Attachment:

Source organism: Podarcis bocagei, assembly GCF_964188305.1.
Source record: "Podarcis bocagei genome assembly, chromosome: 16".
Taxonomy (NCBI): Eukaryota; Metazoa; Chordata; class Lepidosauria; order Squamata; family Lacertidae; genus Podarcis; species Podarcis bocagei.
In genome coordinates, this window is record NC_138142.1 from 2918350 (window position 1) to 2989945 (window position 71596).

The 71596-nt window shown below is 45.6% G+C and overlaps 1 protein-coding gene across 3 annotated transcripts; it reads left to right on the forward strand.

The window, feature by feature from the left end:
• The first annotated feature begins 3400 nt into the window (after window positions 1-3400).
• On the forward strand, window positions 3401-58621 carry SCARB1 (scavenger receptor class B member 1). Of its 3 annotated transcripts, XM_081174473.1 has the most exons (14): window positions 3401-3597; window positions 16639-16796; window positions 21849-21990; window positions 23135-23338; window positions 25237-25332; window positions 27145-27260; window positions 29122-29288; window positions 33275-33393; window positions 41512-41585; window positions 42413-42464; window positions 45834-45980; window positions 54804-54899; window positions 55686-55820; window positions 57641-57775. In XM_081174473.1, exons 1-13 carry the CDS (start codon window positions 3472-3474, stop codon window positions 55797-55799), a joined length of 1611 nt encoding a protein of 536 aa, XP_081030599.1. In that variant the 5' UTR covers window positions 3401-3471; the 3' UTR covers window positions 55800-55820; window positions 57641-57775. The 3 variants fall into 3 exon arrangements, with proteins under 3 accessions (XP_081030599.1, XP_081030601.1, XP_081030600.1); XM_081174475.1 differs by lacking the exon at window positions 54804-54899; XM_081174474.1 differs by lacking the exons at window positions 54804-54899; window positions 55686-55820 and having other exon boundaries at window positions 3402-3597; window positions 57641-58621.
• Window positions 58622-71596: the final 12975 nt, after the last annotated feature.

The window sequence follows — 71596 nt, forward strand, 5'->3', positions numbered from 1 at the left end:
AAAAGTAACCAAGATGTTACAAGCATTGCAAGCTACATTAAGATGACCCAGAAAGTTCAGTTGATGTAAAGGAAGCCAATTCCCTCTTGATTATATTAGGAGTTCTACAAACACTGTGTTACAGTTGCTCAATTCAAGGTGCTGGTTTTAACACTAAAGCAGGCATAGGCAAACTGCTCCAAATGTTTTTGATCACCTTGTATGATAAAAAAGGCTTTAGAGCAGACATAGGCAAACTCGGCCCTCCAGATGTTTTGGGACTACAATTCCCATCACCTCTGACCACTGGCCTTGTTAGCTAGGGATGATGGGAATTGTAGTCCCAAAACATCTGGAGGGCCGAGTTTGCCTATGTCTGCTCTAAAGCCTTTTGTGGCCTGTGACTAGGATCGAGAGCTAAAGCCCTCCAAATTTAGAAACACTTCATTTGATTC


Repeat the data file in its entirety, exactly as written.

Source organism: Podarcis bocagei, assembly GCF_964188305.1.
Source record: "Podarcis bocagei genome assembly, chromosome: 16".
Taxonomy (NCBI): Eukaryota; Metazoa; Chordata; class Lepidosauria; order Squamata; family Lacertidae; genus Podarcis; species Podarcis bocagei.
In genome coordinates, this window is record NC_138142.1 from 2918350 (window position 1) to 2989945 (window position 71596).

The 71596-nt window shown below is 45.6% G+C and overlaps 1 protein-coding gene across 3 annotated transcripts; it reads left to right on the forward strand.

The window, feature by feature from the left end:
• The first annotated feature begins 3400 nt into the window (after window positions 1-3400).
• On the forward strand, window positions 3401-58621 carry SCARB1 (scavenger receptor class B member 1). Of its 3 annotated transcripts, XM_081174473.1 has the most exons (14): window positions 3401-3597; window positions 16639-16796; window positions 21849-21990; window positions 23135-23338; window positions 25237-25332; window positions 27145-27260; window positions 29122-29288; window positions 33275-33393; window positions 41512-41585; window positions 42413-42464; window positions 45834-45980; window positions 54804-54899; window positions 55686-55820; window positions 57641-57775. In XM_081174473.1, exons 1-13 carry the CDS (start codon window positions 3472-3474, stop codon window positions 55797-55799), a joined length of 1611 nt encoding a protein of 536 aa, XP_081030599.1. In that variant the 5' UTR covers window positions 3401-3471; the 3' UTR covers window positions 55800-55820; window positions 57641-57775. The 3 variants fall into 3 exon arrangements, with proteins under 3 accessions (XP_081030599.1, XP_081030601.1, XP_081030600.1); XM_081174475.1 differs by lacking the exon at window positions 54804-54899; XM_081174474.1 differs by lacking the exons at window positions 54804-54899; window positions 55686-55820 and having other exon boundaries at window positions 3402-3597; window positions 57641-58621.
• Window positions 58622-71596: the final 12975 nt, after the last annotated feature.

The window sequence follows — 71596 nt, forward strand, 5'->3', positions numbered from 1 at the left end:
AAAAGTAACCAAGATGTTACAAGCATTGCAAGCTACATTAAGATGACCCAGAAAGTTCAGTTGATGTAAAGGAAGCCAATTCCCTCTTGATTATATTAGGAGTTCTACAAACACTGTGTTACAGTTGCTCAATTCAAGGTGCTGGTTTTAACACTAAAGCAGGCATAGGCAAACTGCTCCAAATGTTTTTGATCACCTTGTATGATAAAAAAGGCTTTAGAGCAGACATAGGCAAACTCGGCCCTCCAGATGTTTTGGGACTACAATTCCCATCACCTCTGACCACTGGCCTTGTTAGCTAGGGATGATGGGAATTGTAGTCCCAAAACATCTGGAGGGCCGAGTTTGCCTATGTCTGCTCTAAAGCCTTTTGTGGCCTGTGACTAGGATCGAGAGCTAAAGCCCTCCAAATTTAGAAACACTTCATTTGATTC